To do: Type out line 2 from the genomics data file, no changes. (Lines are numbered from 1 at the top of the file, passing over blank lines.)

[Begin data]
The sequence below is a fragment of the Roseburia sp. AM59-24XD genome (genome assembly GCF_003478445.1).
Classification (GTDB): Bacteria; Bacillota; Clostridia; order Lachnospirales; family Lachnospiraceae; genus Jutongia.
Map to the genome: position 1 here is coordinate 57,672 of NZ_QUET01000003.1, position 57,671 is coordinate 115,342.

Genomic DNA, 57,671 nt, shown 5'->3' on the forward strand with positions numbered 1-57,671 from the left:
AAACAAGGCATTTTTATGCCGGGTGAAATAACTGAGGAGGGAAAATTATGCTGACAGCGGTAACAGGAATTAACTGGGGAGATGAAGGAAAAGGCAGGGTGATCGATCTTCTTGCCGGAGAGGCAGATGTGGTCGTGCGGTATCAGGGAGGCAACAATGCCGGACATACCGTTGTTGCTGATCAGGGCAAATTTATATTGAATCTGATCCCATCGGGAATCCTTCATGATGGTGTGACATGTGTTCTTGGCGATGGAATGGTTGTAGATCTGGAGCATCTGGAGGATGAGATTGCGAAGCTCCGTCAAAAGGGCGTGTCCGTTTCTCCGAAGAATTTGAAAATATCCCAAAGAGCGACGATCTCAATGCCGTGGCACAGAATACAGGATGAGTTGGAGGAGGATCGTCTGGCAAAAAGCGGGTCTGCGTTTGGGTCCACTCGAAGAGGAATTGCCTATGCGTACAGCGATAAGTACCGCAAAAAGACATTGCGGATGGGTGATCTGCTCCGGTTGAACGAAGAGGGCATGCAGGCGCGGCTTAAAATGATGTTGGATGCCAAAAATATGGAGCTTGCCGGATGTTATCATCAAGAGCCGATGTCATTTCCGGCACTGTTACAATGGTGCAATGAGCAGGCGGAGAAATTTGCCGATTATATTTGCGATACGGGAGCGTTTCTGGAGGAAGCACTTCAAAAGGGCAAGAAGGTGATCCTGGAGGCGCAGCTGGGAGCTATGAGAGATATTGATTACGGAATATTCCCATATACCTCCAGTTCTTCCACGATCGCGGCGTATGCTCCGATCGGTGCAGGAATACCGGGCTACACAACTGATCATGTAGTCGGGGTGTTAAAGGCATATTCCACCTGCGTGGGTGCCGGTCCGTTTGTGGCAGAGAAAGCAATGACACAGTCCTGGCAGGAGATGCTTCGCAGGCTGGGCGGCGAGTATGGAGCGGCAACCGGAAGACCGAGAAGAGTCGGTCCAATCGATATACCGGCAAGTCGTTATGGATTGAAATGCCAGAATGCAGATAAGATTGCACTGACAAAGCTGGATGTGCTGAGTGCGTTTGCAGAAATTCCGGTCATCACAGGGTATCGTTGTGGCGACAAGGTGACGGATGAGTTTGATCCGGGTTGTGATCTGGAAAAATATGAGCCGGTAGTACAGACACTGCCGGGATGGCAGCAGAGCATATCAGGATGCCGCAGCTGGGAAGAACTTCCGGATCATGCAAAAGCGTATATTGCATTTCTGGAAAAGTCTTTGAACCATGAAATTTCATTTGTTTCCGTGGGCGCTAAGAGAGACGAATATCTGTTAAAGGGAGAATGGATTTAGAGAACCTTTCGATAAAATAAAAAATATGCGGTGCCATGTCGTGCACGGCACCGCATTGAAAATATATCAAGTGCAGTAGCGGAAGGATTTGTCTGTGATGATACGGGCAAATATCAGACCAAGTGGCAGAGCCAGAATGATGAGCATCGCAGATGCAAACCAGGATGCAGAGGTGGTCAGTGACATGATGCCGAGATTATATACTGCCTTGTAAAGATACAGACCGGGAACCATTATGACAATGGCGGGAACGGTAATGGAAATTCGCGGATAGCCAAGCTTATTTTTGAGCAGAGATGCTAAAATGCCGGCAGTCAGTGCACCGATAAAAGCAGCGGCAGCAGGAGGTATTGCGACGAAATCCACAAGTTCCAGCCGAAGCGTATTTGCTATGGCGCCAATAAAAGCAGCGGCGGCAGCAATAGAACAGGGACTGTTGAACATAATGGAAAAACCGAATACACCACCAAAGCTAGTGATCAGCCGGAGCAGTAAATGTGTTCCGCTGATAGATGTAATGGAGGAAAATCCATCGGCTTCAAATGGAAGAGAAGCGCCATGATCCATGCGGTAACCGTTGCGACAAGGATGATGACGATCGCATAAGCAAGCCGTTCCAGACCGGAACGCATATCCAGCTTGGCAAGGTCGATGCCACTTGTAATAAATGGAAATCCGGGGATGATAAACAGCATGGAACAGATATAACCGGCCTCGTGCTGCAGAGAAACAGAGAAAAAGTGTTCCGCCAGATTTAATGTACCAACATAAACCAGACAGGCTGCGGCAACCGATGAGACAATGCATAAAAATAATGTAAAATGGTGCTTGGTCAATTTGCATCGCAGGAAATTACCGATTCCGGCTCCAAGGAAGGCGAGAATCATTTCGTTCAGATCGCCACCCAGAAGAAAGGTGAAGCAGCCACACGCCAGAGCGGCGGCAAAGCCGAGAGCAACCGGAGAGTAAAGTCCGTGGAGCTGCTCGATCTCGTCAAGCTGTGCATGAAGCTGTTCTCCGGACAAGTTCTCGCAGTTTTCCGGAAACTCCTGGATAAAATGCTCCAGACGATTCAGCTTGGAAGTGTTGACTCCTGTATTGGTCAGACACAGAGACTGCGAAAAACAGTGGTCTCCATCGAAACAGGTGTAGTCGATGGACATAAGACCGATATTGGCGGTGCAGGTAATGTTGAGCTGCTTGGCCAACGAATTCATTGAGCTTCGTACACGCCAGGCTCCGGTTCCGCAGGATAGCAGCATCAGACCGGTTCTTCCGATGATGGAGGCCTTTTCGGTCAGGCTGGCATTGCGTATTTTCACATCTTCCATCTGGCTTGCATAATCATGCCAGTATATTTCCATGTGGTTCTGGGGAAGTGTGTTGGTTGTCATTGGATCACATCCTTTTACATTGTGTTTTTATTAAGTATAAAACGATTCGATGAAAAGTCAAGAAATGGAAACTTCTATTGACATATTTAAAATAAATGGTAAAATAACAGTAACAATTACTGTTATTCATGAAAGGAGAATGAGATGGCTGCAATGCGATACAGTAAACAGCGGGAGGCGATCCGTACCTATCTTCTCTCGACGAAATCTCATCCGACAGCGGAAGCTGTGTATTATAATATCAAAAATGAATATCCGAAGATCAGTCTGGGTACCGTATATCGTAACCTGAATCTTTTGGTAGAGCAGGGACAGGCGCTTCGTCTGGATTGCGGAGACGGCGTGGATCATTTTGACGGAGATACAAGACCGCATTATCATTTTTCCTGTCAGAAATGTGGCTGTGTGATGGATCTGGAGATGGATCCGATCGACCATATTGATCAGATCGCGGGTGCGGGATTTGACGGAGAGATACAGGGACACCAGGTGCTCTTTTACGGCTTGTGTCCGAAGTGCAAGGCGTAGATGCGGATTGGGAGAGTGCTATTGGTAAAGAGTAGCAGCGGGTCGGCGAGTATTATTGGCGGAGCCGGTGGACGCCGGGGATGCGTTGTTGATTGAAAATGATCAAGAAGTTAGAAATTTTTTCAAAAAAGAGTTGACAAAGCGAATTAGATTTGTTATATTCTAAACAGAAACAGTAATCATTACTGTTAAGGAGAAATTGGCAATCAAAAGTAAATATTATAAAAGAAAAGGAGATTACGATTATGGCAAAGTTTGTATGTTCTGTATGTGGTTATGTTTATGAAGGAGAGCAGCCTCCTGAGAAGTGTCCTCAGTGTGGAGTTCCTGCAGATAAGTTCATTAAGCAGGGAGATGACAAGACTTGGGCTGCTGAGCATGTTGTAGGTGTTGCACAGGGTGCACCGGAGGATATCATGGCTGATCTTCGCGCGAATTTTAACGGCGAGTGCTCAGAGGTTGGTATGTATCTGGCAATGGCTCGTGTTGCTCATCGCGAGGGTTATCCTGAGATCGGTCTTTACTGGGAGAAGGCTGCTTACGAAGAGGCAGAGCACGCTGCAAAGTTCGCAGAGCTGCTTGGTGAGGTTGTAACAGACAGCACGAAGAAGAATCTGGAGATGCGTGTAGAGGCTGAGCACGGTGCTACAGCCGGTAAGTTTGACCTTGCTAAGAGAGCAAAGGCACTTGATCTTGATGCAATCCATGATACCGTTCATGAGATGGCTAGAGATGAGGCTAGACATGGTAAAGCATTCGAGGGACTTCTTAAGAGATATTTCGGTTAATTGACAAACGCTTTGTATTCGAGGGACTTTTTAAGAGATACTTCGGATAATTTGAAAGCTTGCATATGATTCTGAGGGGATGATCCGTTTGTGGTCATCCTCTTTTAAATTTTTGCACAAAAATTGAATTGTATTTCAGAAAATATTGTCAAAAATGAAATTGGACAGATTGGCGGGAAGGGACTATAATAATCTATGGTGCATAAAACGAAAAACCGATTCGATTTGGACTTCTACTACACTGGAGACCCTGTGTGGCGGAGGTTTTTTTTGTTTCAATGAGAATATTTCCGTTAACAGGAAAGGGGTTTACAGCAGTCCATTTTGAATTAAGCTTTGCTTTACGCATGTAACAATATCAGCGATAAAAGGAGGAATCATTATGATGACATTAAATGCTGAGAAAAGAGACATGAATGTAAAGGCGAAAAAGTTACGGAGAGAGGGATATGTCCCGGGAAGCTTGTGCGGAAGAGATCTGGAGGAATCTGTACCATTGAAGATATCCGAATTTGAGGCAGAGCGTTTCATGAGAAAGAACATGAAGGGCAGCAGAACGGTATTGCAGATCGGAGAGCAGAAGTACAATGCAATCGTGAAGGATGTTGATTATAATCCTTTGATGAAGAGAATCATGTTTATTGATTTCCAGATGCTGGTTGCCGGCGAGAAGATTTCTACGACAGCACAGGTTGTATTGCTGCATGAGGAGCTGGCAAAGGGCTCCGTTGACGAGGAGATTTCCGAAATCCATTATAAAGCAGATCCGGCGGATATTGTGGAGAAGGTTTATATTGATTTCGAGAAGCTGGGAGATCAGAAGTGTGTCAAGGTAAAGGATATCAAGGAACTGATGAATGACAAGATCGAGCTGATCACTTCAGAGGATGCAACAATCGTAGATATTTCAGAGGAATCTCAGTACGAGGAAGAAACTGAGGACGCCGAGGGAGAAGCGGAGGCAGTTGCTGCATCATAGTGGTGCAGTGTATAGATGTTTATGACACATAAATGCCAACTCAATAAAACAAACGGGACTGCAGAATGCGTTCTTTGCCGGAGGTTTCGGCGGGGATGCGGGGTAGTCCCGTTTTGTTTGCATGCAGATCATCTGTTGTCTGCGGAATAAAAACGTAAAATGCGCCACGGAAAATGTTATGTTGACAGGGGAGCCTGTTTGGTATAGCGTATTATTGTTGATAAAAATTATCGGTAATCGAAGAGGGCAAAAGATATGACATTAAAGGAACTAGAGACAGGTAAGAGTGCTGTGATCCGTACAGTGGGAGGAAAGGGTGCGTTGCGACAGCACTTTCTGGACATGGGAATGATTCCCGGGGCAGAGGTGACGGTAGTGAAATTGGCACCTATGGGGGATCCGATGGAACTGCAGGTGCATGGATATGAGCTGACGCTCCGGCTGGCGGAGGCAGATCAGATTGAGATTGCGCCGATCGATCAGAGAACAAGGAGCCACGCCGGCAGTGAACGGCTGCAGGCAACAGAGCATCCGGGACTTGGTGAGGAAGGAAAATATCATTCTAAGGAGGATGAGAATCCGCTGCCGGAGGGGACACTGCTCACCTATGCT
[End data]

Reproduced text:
Classification (GTDB): Bacteria; Bacillota; Clostridia; order Lachnospirales; family Lachnospiraceae; genus Jutongia.